Simple Website Navigation – Part 1

Simple Website Navigation – Part 1
Numerous studies have shown that a well structured website plays an essential role in directing visitors toward an end goal like a newsletter subscription or sale. It’s the result of applying key components of user experience design, which aims to improve usability for content consumption. Unfortunately, not all sites provide a sound structure, and some of those that try do so in such a confusing way, its organization contradicts with what visitors may expect. 
 
Fortunately, simple website navigation solves this problem while organizing content in a smart, intuitive manner. The following describes how to apply simple website navigation to make any website of any genre look professional.
 
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Plan to Plan
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All site navigation requires pre-planning. Questions need answers and articles need designations. The end-result turns chaos into order and provides a clear map of what belongs where and why. So begin by asking what type of content can and should be grouped together. Then ask how this content should be labeled. Labeled, grouped content creates an information architecture that’s sensible and predictable to the end-user.
 
Other considerations address dynamic arrangements. That is, they address the *time* in which certain kinds of content are appropriate to show or hide. This dynamic presentation helps reduce clutter so that visitors aren’t distracted with irrelevant information. 
 
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Basic and Ineffective Organizational Structures
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The most basic organizational structures are dead easy to implement. There’s the alphabetical structure, which organizes content by title name, the dated structure that organizes content by the date in which it was published, and the searchable structure that organizes content by query. Each of these structures can point visitors to the information that they’re looking for, but they assume visitors already know what they want to find: a title, a date, or a search term. 
 
Very few people interact with websites this way. At most, visitors will use a related-keyword to search for information, but browsing through alphabetical and/or dated lists is often a last-ditch effort to locate something. 
 
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Categorization is a Priority
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Because every piece of content, whether it’s an article, picture, sound file or even a video, can be assigned to a group of some sort, categorization should be given priority. Categories make the process of showing and hiding information (referenced above) much easier, especially when they respond to things like importance, available options and irrelevance.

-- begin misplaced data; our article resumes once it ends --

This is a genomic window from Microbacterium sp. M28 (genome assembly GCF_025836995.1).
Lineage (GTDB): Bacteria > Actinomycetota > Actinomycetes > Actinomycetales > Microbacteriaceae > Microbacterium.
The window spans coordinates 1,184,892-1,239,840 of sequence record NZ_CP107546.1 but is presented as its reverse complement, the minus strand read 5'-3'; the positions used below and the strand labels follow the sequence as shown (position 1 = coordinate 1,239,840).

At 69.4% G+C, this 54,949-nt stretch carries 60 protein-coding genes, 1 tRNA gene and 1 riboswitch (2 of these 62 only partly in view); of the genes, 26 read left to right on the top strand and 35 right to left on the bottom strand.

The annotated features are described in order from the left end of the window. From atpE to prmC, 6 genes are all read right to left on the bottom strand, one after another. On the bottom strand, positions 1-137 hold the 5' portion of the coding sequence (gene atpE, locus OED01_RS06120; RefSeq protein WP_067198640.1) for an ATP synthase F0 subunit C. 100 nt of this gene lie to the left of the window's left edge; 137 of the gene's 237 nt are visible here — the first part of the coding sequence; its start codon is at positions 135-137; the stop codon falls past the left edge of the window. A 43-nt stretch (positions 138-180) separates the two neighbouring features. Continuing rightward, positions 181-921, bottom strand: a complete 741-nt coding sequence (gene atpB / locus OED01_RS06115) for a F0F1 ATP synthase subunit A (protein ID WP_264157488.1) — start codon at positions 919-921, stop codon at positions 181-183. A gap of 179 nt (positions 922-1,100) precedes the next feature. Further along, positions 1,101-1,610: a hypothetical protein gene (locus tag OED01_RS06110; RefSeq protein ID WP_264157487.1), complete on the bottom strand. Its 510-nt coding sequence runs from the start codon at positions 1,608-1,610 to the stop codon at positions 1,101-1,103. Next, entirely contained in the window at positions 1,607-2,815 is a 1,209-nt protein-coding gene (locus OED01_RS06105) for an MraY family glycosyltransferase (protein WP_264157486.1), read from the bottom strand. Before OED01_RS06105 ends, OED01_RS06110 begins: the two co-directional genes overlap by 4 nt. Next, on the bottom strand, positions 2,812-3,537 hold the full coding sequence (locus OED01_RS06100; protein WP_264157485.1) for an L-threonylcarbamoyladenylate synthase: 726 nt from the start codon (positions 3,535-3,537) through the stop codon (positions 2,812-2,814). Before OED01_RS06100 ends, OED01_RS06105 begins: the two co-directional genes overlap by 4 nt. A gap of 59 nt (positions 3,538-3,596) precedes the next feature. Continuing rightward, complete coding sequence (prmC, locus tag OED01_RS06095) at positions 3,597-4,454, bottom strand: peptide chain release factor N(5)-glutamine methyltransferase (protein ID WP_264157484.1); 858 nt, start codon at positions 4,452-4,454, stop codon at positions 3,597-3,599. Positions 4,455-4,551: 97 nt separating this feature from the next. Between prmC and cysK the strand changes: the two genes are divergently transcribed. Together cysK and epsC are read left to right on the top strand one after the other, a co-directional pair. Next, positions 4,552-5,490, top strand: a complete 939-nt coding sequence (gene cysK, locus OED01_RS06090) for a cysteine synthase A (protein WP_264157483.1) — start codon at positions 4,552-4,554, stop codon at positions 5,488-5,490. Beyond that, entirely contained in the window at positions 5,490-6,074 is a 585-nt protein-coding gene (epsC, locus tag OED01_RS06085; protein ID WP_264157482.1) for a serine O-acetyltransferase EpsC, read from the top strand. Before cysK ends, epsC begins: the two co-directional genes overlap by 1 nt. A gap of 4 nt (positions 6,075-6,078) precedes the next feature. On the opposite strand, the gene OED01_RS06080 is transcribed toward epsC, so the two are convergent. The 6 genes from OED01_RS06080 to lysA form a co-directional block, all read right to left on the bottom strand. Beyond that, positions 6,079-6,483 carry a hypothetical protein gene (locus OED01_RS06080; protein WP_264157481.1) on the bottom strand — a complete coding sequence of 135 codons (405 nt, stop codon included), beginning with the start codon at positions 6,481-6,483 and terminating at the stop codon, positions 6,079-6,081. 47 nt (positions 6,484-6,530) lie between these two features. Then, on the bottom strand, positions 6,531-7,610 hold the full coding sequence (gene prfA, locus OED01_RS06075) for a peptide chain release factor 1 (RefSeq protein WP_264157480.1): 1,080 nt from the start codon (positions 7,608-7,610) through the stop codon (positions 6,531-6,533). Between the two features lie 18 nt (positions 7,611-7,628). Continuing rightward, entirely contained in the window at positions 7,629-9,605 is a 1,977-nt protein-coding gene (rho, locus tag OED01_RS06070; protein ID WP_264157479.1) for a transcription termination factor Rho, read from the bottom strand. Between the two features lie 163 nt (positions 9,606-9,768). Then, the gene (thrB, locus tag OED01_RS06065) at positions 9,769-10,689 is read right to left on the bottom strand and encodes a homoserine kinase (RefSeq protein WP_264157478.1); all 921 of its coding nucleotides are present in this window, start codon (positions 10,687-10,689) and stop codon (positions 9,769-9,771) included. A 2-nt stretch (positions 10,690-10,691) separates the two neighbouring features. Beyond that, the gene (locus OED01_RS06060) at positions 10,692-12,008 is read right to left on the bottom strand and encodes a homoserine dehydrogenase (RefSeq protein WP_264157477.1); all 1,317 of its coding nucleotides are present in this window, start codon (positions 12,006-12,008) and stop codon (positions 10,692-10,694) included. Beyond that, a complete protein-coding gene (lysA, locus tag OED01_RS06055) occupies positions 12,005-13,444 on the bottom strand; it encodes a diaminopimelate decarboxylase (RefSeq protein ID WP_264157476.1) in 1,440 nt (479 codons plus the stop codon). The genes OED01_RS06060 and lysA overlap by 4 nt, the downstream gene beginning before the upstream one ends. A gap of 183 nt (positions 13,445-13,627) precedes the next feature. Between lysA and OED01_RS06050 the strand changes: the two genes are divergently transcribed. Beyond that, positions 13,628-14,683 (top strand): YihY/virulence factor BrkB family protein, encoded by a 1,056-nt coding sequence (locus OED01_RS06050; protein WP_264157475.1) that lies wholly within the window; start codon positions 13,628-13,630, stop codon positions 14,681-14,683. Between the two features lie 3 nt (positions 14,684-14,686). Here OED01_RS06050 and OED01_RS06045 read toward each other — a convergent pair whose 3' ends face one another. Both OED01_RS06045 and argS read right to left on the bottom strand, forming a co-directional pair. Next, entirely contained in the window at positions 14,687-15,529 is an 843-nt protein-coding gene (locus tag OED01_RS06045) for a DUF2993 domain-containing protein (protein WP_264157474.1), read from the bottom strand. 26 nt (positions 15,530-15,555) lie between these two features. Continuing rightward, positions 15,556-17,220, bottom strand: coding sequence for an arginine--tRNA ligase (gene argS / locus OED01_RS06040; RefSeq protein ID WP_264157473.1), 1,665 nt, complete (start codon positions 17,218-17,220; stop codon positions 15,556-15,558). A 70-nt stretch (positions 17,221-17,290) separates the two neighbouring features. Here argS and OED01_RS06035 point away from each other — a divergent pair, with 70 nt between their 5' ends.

Of course, without a sufficient amount of user feedback, determining what is important, optional, or irrelevant isn’t easy. That’s when tools like traffic analysis programs and search engine query data come into play. The information provided by these tools help designers ascertain (1) what’s important (indicated by the type of information that visitors seek the most); (2) available options (indicated by the series of clicks that occur on a regular basis); and (3) what’s irrelevant (indicated by where visitors typically abandon a website). 
 
Once information is identified as important, optional or irrelevant, it can be labeled and placed into a graphical map that demonstrates that information’s status. Groups of important information can be labeled and presented on a horizontal navigational bar, for example, or as a menu inside a blog’s sidebar.
 
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Subcategories are Important Too
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Categories all by themselves don’t give visitors a personal glimpse of what’s inside a website. Their generic characteristic, instead, provides little more than a mere outline of what can be found. Relevant subcategories, on the other hand, move information into a thought process that matches what most people expect when they’re interacting with a website. And when correctly implemented, they seem almost predictive.
 
This predictable nature lends to an intuitive user experience that not only facilitates usability, it enhances it in a way that encourages further interaction and coveted visitor retention.
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